After the Civil War, Robert E. Lee visited a Kentucky lady who took him to the remains of a grand old tree in front of her house. There she bitterly cried that Union soldiers had destroyed its limbs and trunk. She looked to Lee for a word condemning the North or at least for sympathy for her loss. After a brief silence, the general said, “Cut it down, my dear Madam, and forget it.”
That’s good counsel: Throw away the scorecard! Forgive and forget it! Joseph had named his firstborn son Manasseh, which means “making to forget,” because he said, “God has made me to forget all my trouble” (41:51). Forgetting doesn’t mean having amnesia. It means that you make a deliberate decision to put the incident behind and not bring it up for ammunition again.
3) You don’t put the offender down. Often, we extend forgiveness in a way that makes the other person feel beneath us. We use his offense to make him feel like the scum of the earth. We come across as the most big-hearted guy on the earth to forgive his offense. But Joseph didn’t do that with his brothers. He put himself on the same level they’re on, under God.
4) You don’t take offense easily. If Joseph had been proud of his forgiving spirit, he would have been offended at his brothers’ plea. They hadn’t understood his real motives and it hurts to be misunderstood, especially when you mean well. “How dare they imply that I haven’t forgiven them? How can they be so ungrateful?” But instead of being offended, Joseph was grieved because his brothers still lived under a cloud of fear and mistrust.
Some people are always reading between the lines, assigning wrong motives to the other guy. A few years ago, I went to call on a man who had left the church. He told me that our elders were unfriendly. I asked him which elders were unfriendly. He named one. I asked what this man had done. “He walked right past me at church and didn’t even look at me or say hello.” I said, “He probably had something else on his mind. I walk past people at church every week without saying hello, but it doesn’t mean I’m unfriendly or don’t like them! If you think that elder has something against you, go to him and get it cleared up.” But he wouldn’t do it. If you’re easily offended, you’re proud, and you’ll never be able to forgive others.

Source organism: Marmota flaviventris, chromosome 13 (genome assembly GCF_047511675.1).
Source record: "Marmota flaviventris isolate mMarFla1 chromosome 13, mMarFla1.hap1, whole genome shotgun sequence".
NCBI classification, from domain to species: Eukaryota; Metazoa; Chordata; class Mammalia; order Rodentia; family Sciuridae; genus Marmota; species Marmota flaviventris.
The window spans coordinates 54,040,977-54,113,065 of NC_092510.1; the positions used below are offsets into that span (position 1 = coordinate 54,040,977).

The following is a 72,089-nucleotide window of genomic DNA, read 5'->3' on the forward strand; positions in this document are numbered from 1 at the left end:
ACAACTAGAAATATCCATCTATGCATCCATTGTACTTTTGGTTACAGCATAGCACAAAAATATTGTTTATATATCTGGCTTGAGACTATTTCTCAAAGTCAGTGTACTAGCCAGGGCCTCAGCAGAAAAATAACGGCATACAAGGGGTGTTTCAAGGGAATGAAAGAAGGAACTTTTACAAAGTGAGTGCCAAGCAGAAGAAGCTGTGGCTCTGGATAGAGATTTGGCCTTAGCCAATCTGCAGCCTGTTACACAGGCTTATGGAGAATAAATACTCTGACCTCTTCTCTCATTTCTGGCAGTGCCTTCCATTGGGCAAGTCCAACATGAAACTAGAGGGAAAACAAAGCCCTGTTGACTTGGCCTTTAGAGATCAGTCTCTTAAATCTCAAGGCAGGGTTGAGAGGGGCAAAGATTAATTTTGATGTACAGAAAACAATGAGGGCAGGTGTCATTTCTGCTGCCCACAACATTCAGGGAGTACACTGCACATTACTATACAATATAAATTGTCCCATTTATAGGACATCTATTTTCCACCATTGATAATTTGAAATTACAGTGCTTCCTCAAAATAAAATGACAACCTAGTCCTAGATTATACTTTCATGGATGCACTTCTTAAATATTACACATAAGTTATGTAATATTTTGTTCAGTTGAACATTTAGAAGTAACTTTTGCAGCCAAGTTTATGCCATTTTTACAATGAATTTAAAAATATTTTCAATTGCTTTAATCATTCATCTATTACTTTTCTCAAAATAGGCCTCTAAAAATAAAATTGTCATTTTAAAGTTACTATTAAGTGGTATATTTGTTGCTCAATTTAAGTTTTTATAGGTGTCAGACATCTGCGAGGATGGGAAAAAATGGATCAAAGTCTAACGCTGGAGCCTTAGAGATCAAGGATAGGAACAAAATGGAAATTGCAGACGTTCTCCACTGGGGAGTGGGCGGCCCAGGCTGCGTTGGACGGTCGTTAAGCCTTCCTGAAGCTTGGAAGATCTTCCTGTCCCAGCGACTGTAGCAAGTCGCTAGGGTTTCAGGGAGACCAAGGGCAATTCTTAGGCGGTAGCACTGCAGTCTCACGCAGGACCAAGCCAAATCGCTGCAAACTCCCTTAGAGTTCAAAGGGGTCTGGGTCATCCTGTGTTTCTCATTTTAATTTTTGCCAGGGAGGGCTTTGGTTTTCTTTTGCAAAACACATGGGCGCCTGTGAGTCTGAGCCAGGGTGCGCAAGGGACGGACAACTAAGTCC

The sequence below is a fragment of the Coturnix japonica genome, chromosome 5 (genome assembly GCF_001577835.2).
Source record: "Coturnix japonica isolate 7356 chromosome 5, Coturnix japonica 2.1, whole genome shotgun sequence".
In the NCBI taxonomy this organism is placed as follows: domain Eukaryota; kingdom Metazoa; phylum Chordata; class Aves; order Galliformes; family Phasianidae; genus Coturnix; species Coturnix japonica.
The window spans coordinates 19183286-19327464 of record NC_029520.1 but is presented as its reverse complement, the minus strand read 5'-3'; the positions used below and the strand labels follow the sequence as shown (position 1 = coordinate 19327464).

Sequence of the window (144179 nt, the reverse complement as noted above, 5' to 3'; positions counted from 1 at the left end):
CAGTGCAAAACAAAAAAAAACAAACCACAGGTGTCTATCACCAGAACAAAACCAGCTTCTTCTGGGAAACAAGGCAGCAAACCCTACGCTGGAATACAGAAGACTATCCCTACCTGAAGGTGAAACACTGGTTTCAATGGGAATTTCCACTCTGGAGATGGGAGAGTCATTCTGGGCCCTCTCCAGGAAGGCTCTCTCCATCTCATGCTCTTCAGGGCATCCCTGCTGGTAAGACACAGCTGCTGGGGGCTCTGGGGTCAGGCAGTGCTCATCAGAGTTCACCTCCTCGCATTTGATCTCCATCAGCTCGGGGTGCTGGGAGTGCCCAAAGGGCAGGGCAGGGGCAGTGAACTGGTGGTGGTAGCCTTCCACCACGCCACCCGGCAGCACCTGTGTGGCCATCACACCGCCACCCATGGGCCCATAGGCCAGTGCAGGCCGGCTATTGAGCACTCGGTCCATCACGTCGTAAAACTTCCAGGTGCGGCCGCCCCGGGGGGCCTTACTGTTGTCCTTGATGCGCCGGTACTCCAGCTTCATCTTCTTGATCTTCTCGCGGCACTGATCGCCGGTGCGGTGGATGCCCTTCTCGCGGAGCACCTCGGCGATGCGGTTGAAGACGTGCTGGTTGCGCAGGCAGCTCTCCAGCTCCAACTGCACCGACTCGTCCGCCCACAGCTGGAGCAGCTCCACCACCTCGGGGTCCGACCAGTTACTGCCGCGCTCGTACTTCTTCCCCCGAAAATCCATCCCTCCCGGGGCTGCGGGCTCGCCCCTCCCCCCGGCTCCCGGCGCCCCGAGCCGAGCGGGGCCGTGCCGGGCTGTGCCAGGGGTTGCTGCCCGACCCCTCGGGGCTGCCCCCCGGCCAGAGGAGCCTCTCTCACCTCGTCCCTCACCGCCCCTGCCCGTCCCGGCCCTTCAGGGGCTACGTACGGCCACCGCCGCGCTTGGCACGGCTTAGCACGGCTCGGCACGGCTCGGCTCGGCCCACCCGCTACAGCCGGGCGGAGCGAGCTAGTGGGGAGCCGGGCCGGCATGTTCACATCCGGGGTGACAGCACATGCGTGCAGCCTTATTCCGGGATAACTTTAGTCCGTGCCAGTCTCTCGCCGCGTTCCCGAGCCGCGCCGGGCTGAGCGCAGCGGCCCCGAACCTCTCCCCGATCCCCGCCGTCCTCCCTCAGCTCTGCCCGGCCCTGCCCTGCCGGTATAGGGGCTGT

5) You don’t remind the offender of how you were right and he was wrong. Joseph’s brothers came and fell down before him (50:18). Guess what flashed into his mind? His dreams from years before! But Joseph didn’t say, “Hey, guys, remember my dreams? I was right and you were wrong.” God had vindicated Joseph and exalted him, but Joseph didn’t exalt himself.
If you have a humble attitude toward those who wronged you, you don’t bring up the past as ammunition, to remind them how you were right and they were wrong. Instead, you let it drop and you try to make them feel at ease.
Humility is the first ingredient in a proper attitude toward those who have wronged you.
B. To forgive others, we must speak the truth in love.
Joseph’s brothers didn’t say to him, “If we wronged you somehow, we’re sorry,” as if it was an accident. They were honest in admitting that they sinned against him (50:15, 17). For his part, Joseph didn’t say, “Hey, no big deal. I know you didn’t mean to hurt me.” Rather, he was gently honest when he said, “You meant evil against me.”
True forgiveness doesn’t deny the offense or cover it as if it didn’t hurt. But neither is it brutal in rubbing it in. For healing to take place, the offended person needs to admit his guilt and know that you heard him. Joseph’s brothers needed to hear him agree that they had wronged him, because they couldn’t be sure he had forgiven them until they were sure that the offense was in the open.
Two questions about forgiveness come up at this point. I can only touch on them briefly. First, Does forgiveness require that I don’t press charges when someone has criminally wronged my family or me? I believe that you may forgive an offender personally, but for the protection of society and the upholding of justice, go ahead and prosecute. God has ordained government to punish wrongdoers and to carry out justice. So forgiving a person doesn’t necessarily mean that I must drop the charges, although God at times may lead me to do so.